Wednesday, April 11, 2012

Those in Bataan Death March, Are They Heroes?


Bataan Death March Route
Image from WikipediA
Let's recollect the suffering of those nearly 80,000 starving, disease-stricken Filipino and allied soldiers who surrendered to the Japanese Imperial Army in Bataan, and those prisoner of war who were forced to hike the 90-mile (140 km) from Bataan to Camp O'Donnell in Capas, Tarlac 70 years ago.

In his own historical account of the Fall of Bataan and the Death March during the "Araw ng Kagitingan", Edgar Siscar of ETCETERA refreshes our mind of the real suffering  and the terrible, death-defying ordeal of the Filipino, Chinese-Filipino and American soldiers during the World Ward II in 1942.

Edgar Siscar writes:

"The majority of the prisoners of war were immediately robbed of their keepsakes and belongings and subsequently forced to endure a 90-mile (140 km) march in deep dust over vehicle-broken macadam roads and crammed into rail cars to captivity at Camp O'Donnell. En route, thousands died from dehydration, heat prostration, untreated wounds, and wanton execution.

Image courtesy of Edgar Siscar
"Those few who were lucky enough to travel on trucks to San Fernando would still have to endure more than 25 additional miles of marching. Prisoners were beaten randomly and often denied promised food and water. Those who fell behind were usually executed or left to die; the sides of the roads became littered with dead bodies and those moaning for assistance.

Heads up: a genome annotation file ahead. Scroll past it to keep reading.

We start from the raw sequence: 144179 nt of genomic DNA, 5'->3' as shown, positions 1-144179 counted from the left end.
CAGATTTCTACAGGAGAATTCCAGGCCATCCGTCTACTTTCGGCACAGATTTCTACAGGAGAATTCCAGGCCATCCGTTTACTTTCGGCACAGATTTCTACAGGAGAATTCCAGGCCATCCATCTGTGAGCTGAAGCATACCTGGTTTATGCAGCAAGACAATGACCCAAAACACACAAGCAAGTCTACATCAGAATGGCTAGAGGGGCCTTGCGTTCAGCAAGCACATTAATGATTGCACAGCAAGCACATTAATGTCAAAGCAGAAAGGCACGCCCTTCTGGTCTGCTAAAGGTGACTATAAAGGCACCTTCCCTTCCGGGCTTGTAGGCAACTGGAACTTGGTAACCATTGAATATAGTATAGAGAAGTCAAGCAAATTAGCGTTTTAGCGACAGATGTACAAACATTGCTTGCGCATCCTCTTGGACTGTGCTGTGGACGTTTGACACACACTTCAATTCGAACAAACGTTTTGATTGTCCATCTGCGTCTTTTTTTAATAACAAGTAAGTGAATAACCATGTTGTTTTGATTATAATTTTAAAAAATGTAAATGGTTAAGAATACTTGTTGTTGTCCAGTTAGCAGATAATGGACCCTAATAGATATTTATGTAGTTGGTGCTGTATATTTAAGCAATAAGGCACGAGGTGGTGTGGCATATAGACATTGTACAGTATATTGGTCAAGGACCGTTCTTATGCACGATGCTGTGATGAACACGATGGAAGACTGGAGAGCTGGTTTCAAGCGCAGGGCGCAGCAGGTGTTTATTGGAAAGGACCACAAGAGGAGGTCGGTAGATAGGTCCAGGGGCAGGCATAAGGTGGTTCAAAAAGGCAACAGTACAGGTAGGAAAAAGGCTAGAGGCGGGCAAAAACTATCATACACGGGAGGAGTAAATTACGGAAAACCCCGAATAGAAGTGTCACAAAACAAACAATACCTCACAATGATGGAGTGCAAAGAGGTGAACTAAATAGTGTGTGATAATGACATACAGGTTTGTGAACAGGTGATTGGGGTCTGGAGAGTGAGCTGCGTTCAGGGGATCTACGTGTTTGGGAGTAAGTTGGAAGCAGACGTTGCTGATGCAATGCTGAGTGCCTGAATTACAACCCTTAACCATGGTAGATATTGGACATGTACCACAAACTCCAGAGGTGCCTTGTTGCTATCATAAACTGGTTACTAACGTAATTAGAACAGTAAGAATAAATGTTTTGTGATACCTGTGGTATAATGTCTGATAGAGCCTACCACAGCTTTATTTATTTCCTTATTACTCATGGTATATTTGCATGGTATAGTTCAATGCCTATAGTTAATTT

"On the Bataan Death March, approximately 54,000 of the 72,000 prisoners reached their destination. The death toll of the march is difficult to assess because thousands of captives were able to escape from their guards. All told, approximately 5,000-10,000 Filipino and 600-650 American prisoners of war died before they could reach Camp O'Donnell in Capas, Tarlac."

Those men in military disobeyed the orders of General Douglas MacArthur and Jonathan Wainwright, Major General Edward P. King, Jr., commanding Luzon Force, Bataan, Philippine Islands and pursued their surrender to the Japanese Imperial soldiers, as pointed out by Siscar.

We sympathize and pity them.

Now we have this issue in mind: Are they entitled to be honored for they're "defiant" of the military orders and they could be charged in court-martial and be sentenced with "confinement of one year or more, dishonorable discharge, or dismissal of officers or cadets" and even denied their Constitutional rights?

Or Are they considered heroes?


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